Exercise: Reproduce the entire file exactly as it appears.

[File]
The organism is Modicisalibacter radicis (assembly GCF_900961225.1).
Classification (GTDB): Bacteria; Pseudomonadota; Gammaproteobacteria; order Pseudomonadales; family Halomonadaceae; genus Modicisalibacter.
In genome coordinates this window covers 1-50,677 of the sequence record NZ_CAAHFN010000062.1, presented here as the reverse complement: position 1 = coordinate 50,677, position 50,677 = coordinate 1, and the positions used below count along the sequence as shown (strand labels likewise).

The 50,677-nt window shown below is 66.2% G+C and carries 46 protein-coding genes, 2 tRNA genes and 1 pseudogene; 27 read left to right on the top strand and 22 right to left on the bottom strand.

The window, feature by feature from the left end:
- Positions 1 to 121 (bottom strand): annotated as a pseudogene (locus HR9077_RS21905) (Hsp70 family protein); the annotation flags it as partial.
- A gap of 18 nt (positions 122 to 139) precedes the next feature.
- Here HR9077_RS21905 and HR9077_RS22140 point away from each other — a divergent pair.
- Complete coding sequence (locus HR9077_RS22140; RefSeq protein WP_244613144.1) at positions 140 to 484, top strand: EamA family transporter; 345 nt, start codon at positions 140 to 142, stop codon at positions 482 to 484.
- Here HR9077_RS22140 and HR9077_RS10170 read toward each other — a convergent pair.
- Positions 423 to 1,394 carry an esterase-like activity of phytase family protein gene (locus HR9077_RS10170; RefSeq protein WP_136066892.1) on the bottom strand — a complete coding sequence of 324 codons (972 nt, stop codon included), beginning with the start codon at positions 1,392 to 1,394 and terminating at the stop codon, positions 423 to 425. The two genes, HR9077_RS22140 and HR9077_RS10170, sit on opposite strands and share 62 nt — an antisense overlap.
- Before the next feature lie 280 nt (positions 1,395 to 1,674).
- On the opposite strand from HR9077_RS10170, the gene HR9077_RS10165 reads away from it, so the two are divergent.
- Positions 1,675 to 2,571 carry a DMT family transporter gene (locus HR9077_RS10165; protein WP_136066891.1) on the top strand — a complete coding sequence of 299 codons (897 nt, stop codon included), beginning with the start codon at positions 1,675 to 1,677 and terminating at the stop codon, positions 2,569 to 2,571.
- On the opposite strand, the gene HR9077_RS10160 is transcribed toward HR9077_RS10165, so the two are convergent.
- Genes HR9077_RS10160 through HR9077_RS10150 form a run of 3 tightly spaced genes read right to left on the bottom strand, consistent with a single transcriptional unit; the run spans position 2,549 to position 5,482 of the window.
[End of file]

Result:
The organism is Modicisalibacter radicis (assembly GCF_900961225.1).
Classification (GTDB): Bacteria; Pseudomonadota; Gammaproteobacteria; order Pseudomonadales; family Halomonadaceae; genus Modicisalibacter.
In genome coordinates this window covers 1-50,677 of the sequence record NZ_CAAHFN010000062.1, presented here as the reverse complement: position 1 = coordinate 50,677, position 50,677 = coordinate 1, and the positions used below count along the sequence as shown (strand labels likewise).

The 50,677-nt window shown below is 66.2% G+C and carries 46 protein-coding genes, 2 tRNA genes and 1 pseudogene; 27 read left to right on the top strand and 22 right to left on the bottom strand.

The window, feature by feature from the left end:
- Positions 1 to 121 (bottom strand): annotated as a pseudogene (locus HR9077_RS21905) (Hsp70 family protein); the annotation flags it as partial.
- A gap of 18 nt (positions 122 to 139) precedes the next feature.
- Here HR9077_RS21905 and HR9077_RS22140 point away from each other — a divergent pair.
- Complete coding sequence (locus HR9077_RS22140; RefSeq protein WP_244613144.1) at positions 140 to 484, top strand: EamA family transporter; 345 nt, start codon at positions 140 to 142, stop codon at positions 482 to 484.
- Here HR9077_RS22140 and HR9077_RS10170 read toward each other — a convergent pair.
- Positions 423 to 1,394 carry an esterase-like activity of phytase family protein gene (locus HR9077_RS10170; RefSeq protein WP_136066892.1) on the bottom strand — a complete coding sequence of 324 codons (972 nt, stop codon included), beginning with the start codon at positions 1,392 to 1,394 and terminating at the stop codon, positions 423 to 425. The two genes, HR9077_RS22140 and HR9077_RS10170, sit on opposite strands and share 62 nt — an antisense overlap.
- Before the next feature lie 280 nt (positions 1,395 to 1,674).
- On the opposite strand from HR9077_RS10170, the gene HR9077_RS10165 reads away from it, so the two are divergent.
- Positions 1,675 to 2,571 carry a DMT family transporter gene (locus HR9077_RS10165; protein WP_136066891.1) on the top strand — a complete coding sequence of 299 codons (897 nt, stop codon included), beginning with the start codon at positions 1,675 to 1,677 and terminating at the stop codon, positions 2,569 to 2,571.
- On the opposite strand, the gene HR9077_RS10160 is transcribed toward HR9077_RS10165, so the two are convergent.
- Genes HR9077_RS10160 through HR9077_RS10150 form a run of 3 tightly spaced genes read right to left on the bottom strand, consistent with a single transcriptional unit; the run spans position 2,549 to position 5,482 of the window.